Sadler 29

PRICE £12,000-£29,000 YEAR 1981-1988

Yachting Monthly - - CRUISING LOG -

Pick­ing the wheat from the chaff is a dif­fi­cult task within this price range, as what first seems like a bar­gain might not be; a sur­vey is a must to avoid a heart­breaker, es­pe­cially with older boats where the risk of os­mo­sis is ever present.

The first boat I’ve picked for Sarah and Andy comes from the board of Contessa 32 de­signer David Sadler, the Sadler 29. She is still the excellent starter boat she was when she was first launched and has much to of­fer a young cou­ple look­ing for a good, solid coastal cruiser. Her ac­com­mo­da­tion is sim­i­lar to her big sis­ter the Sadler 32. In­deed, down be­low it would be hard to tell them apart, un­less you were fa­mil­iar with both boats. There’s a good­sized vee berth for­ward, with a heads com­part­ment di­rectly aft. Ide­ally, a par­ti­tion of some sort be­tween the two would be nec­es­sary for when guests are vis­it­ing; a mod­i­fi­ca­tion many own­ers would have made al­ready.

The sa­loon is roomy, and good for the size of yacht, it pro­vides am­ple seat­ing around a cen­tral fixed ta­ble – the seat­ing to port is C-shaped and an in­fill could be crafted with­out too much imag­i­na­tion if there isn’t one al­ready. The star­board seat makes a good sea berth (with the ad­di­tion of a lee cloth) and has a trot­ter box that takes up space un­der the de­cent-sized chart ta­ble. Aft of this half ad­mi­ral­ty­sized ta­ble is a quar­ter berth; good for sin­gle­ton sleep­ing or ex­tra stowage.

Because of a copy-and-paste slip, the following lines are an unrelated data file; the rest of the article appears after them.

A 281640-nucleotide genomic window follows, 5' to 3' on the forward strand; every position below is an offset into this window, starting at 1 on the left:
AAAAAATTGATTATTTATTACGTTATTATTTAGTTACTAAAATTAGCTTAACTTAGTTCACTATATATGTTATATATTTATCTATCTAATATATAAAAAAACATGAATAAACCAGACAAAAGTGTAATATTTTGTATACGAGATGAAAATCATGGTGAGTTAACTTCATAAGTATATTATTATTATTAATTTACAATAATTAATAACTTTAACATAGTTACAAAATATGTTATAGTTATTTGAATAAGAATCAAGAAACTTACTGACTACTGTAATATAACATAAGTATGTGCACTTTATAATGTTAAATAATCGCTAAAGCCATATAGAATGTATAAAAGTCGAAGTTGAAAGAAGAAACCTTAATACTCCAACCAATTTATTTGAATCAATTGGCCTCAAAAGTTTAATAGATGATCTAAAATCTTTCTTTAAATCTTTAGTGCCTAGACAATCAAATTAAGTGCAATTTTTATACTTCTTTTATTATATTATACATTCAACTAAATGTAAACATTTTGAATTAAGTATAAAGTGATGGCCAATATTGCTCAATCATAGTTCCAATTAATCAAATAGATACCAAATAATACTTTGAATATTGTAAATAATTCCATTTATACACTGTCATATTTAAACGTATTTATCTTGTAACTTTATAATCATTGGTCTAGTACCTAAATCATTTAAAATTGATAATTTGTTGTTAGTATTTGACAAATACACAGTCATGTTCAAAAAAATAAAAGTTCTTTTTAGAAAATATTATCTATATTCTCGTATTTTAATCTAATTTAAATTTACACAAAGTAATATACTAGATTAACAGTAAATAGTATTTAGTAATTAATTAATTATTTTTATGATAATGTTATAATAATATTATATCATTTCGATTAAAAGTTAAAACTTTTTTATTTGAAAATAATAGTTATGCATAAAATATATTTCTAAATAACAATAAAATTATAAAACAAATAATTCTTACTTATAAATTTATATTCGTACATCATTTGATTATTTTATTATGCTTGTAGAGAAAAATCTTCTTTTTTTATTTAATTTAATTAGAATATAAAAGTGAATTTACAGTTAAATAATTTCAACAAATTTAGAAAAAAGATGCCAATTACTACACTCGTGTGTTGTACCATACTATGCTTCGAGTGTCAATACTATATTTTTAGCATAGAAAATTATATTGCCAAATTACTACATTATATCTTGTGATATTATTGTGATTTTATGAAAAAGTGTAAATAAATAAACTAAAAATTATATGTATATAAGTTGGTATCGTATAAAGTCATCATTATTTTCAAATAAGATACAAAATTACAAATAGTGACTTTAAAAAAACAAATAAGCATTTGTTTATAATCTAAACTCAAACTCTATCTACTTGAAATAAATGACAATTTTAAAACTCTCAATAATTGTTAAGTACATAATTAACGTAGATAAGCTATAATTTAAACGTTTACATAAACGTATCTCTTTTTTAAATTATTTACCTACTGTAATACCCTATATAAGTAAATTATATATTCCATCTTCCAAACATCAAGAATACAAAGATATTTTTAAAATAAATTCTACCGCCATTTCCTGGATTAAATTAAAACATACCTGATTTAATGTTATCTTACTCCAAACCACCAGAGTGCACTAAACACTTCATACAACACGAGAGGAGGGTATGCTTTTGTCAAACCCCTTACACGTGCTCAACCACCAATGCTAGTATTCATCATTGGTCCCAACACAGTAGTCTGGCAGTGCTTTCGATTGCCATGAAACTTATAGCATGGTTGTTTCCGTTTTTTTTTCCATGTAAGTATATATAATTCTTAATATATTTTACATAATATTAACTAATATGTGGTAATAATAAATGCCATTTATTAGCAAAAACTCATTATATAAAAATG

Stowage be­low is a lit­tle re­duced due to the un­sink­able buoy­ancy lo­cated all around the boat, but on the plus side, all that foam adds to the hull’s in­su­la­tion. Her gal­ley is small, and the com­pan­ion­way steps

will be needed for work sur­face, but it’s prac­ti­cal and us­able for this size of boat.

Older boats had just two coachroof win­dows in each side and the later models had three; sadly these may well be out of bud­get for Sarah and Andy.

The cou­ple will re­ally en­joy sail­ing her, though. She’s a de­cent step up from the dinghies the pair are used to and she’s eas­ily han­dled by two. She’s a real plea­sure to helm and fun to sail, and although she has a tran­som-hung rud­der, it’s pre­ceded by a full-length skeg for pro­tec­tion and di­rec­tional sta­bil­ity, and not as heavy as one might ex­pect.

Her deck sheer raises the bow, giv­ing her a def­i­nite bow-up look, while solid teak rub­bing strakes help to keep the decks dry. The cock­pit is a good size and is okay for four adults but perfect for two.

Like many cruis­ing boats of this era, she has a mast­head rig and a large over­lap­ping genoa, which give a ver­sa­tile sail plan with­out too much fuss. She was avail­able in deep or shal­low-fin keel con­fig­u­ra­tion, as well as with bilge keels. Should Sarah and Andy de­cide the price of an all-tide swing­ing moor­ing is too much, they can seek out a bilge-keel al­ter­na­tive. While it might not have the wind­ward per­for­mance of a fin keel, it will stay up­right when the tide goes out – al­ways good when one finds them­selves in charge and aground on a fall­ing tide. What they would save in moor­ing they could put into a slightly higher pur­chase price.

As a first cruis­ing boat, you can’t go far wrong with a Sadler 29

A def­i­nite sheer makes the Sadler 29 sea­wor­thy and pretty to look at

The C-shaped seat­ing can be made into a dou­ble berth

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